“Those “micro-entrepreneurs” who have set up small businesses from their own homes or online will also be given a boost by the new £1,000 tax free threshold.
“In addition, entrepreneurs will want to start planning disposals of any assets which do not qualify for entrepreneurs’ relief, due to the new, lower rate of capital gains tax down from 28% to 20% (higher rate). Benefits to changes in taxation are only fully realised when they are properly timed and planned, so now is the time to consider crystallising those gains, and reinvest. In terms of reinvestment, the changes to the SDLT system for commercial property will generally see a saving for purchasers, and therefore hopefully increase property activity in the north west.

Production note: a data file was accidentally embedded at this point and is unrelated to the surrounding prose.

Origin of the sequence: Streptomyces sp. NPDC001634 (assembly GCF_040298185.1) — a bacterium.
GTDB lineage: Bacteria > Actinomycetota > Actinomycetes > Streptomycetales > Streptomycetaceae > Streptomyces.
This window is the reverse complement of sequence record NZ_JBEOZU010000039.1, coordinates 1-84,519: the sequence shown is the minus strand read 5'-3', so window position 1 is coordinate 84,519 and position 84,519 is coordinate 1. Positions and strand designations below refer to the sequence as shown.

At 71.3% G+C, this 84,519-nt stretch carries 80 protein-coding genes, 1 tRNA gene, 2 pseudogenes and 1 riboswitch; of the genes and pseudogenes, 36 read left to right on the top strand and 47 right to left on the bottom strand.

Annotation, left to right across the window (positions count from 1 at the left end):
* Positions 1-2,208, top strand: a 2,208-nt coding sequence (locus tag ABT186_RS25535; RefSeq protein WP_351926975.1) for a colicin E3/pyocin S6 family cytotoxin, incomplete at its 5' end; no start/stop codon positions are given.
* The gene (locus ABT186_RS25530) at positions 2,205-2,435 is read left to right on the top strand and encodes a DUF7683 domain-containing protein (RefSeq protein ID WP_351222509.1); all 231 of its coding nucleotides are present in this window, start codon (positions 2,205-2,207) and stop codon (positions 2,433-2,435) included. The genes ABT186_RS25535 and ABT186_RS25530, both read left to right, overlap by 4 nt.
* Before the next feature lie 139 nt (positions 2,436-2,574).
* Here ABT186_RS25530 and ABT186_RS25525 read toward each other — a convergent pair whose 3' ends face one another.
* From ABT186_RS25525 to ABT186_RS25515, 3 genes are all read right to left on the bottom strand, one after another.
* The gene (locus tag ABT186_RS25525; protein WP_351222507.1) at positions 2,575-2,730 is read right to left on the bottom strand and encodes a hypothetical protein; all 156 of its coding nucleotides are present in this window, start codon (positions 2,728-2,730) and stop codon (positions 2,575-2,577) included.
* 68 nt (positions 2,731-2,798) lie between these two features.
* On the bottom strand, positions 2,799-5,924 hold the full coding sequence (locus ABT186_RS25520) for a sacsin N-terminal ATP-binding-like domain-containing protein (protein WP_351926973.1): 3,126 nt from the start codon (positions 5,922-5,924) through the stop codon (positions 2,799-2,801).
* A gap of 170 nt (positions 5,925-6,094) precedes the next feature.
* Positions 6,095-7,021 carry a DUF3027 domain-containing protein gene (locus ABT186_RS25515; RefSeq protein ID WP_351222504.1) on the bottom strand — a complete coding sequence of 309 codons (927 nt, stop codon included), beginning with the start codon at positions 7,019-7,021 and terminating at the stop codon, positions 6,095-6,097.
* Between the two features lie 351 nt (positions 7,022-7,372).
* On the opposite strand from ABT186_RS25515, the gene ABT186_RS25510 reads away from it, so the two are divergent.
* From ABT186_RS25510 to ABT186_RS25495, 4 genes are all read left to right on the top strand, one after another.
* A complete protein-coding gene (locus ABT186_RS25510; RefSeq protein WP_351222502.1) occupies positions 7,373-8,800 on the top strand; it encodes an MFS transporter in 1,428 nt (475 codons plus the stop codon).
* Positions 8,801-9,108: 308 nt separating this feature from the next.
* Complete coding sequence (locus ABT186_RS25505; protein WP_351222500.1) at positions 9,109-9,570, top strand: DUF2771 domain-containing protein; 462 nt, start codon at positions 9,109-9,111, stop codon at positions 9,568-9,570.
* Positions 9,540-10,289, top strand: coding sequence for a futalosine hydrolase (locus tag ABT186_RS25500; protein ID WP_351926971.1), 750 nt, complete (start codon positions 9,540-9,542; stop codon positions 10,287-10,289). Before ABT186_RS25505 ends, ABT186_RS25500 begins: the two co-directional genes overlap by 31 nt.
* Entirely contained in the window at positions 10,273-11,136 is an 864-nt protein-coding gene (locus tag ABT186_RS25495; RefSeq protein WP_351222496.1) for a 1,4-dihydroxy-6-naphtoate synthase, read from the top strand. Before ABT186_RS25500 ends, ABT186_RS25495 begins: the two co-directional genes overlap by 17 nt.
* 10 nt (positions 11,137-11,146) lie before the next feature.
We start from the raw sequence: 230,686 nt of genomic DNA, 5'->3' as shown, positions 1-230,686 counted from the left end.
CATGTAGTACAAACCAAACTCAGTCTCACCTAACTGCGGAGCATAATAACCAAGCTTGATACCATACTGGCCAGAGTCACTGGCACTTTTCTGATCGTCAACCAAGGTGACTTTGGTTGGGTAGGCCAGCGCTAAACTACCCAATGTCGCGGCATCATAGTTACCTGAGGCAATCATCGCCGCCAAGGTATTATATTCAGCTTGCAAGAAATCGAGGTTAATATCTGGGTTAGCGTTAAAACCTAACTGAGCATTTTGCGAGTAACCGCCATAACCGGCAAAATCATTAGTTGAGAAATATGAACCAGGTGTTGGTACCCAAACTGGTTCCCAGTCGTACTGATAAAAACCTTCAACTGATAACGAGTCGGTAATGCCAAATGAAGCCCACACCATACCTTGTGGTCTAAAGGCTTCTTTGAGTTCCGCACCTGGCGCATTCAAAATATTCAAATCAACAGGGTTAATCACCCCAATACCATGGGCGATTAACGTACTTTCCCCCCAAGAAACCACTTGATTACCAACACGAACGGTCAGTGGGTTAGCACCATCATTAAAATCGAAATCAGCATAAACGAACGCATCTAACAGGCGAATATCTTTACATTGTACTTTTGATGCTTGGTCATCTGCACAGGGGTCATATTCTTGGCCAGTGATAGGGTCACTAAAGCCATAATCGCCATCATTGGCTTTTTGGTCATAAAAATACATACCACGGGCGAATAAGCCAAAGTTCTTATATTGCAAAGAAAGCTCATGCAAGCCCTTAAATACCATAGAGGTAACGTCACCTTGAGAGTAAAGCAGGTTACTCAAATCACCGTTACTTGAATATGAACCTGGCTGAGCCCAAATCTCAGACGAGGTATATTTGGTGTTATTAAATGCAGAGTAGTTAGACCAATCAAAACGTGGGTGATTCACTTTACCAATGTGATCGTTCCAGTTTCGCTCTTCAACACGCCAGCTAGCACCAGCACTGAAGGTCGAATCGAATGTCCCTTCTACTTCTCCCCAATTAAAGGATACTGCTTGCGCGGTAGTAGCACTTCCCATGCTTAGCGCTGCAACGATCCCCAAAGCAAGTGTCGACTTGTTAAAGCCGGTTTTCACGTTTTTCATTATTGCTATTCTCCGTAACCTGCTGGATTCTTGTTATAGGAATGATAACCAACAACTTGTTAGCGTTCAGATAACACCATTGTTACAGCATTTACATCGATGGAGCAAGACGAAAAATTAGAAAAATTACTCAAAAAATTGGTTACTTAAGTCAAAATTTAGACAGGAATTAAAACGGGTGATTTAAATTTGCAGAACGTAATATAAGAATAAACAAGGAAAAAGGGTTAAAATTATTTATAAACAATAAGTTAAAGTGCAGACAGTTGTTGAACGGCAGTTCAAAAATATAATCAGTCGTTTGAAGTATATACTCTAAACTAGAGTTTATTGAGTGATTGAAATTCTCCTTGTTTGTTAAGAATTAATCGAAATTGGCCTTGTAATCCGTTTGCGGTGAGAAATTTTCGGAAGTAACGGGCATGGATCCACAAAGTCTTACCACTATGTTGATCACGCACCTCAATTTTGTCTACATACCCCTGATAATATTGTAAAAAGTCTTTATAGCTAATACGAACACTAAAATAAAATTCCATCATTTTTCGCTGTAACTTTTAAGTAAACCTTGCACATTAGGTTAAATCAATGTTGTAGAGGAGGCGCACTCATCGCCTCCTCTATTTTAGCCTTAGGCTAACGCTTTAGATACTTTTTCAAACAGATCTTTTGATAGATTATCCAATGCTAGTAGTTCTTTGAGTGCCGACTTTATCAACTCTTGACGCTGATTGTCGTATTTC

“However, it is the larger, multinational businesses which will, effectively, pay for these tax changes for the smaller businesses. Once again, the Chancellor has pledged to tackle tax avoidance and evasion by restricting the deductibility of interest from corporation tax to a maximum of 30% of total UK income. This could affect our large businesses in the region, but there needs to be some balance and overall, we hope and expect that the tax changes should provide a boost to the north west economy.”
John Stevenson, director at Pareto Financial Planning Limited was impressed that the Budget appeared to demonstrate encouragement of a culture of saving over borrowing for individuals as well as on a macroeconomic level.
He said: “The annual ISA limit increase for the last 6 years has demonstrated the Government’s commitment to encourage equity investment and savings for population. ISAs are a simple product which people understand.